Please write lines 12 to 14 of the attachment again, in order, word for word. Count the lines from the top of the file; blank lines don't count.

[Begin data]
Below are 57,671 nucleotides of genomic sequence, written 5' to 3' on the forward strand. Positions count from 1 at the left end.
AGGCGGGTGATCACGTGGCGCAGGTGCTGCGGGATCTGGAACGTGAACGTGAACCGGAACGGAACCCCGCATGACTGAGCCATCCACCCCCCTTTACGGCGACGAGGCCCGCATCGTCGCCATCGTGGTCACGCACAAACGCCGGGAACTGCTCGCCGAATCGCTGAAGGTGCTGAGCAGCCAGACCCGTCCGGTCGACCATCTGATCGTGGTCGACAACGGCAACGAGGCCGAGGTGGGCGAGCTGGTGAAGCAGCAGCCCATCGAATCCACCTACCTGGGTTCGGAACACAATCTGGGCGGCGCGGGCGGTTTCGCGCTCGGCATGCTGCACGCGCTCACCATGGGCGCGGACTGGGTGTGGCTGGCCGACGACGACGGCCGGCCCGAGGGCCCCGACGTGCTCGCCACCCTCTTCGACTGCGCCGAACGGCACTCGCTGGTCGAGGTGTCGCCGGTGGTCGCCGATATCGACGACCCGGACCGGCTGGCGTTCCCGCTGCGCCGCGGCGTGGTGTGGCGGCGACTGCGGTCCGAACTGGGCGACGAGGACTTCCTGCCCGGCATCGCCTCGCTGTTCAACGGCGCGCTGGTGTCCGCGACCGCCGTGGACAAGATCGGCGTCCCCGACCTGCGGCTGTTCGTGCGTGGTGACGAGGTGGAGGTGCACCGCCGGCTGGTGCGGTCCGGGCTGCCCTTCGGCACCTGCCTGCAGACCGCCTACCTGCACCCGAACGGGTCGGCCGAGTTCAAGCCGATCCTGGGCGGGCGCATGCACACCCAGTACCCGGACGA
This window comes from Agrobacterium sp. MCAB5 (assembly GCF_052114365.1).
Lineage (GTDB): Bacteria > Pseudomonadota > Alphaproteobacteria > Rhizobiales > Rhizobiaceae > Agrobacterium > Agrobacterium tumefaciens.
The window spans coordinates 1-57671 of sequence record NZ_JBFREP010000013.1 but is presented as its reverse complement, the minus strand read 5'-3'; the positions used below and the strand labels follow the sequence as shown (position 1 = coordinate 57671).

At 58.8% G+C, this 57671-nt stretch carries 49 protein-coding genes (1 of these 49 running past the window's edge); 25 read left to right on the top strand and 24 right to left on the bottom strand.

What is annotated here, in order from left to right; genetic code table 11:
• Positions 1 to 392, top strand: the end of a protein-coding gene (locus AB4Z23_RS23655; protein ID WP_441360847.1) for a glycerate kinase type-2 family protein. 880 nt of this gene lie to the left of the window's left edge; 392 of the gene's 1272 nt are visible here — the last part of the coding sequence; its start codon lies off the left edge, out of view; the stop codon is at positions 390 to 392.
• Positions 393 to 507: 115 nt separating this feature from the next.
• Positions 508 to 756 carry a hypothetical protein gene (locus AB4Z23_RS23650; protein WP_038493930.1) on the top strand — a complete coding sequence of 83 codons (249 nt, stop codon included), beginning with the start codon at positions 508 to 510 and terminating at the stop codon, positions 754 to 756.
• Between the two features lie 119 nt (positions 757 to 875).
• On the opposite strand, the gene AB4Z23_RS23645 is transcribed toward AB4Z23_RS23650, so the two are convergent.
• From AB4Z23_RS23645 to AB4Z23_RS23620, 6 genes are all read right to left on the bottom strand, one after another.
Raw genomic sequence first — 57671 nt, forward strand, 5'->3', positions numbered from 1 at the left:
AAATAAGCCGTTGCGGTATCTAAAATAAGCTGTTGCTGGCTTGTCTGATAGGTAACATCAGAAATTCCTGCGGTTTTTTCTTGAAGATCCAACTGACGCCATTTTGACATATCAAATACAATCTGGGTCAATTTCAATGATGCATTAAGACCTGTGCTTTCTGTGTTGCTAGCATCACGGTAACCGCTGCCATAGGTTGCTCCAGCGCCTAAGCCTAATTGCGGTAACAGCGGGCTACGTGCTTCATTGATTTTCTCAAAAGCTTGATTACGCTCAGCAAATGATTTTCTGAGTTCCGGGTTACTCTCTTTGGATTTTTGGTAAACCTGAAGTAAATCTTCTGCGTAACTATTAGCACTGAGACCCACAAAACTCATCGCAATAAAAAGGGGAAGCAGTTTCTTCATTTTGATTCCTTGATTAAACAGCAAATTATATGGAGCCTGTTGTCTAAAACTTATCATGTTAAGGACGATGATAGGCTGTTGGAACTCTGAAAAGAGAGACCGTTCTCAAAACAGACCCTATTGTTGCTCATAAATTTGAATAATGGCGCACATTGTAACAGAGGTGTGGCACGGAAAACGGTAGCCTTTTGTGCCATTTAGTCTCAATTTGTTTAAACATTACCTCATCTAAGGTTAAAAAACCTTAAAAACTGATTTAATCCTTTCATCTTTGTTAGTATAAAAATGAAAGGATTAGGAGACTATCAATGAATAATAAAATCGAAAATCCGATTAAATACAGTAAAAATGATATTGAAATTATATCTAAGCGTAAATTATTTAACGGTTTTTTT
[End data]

• On the opposite strand, the gene AB4Z23_RS23645 is transcribed toward AB4Z23_RS23650, so the two are convergent.
• From AB4Z23_RS23645 to AB4Z23_RS23620, 6 genes are all read right to left on the bottom strand, one after another.
Raw genomic sequence first — 57671 nt, forward strand, 5'->3', positions numbered from 1 at the left: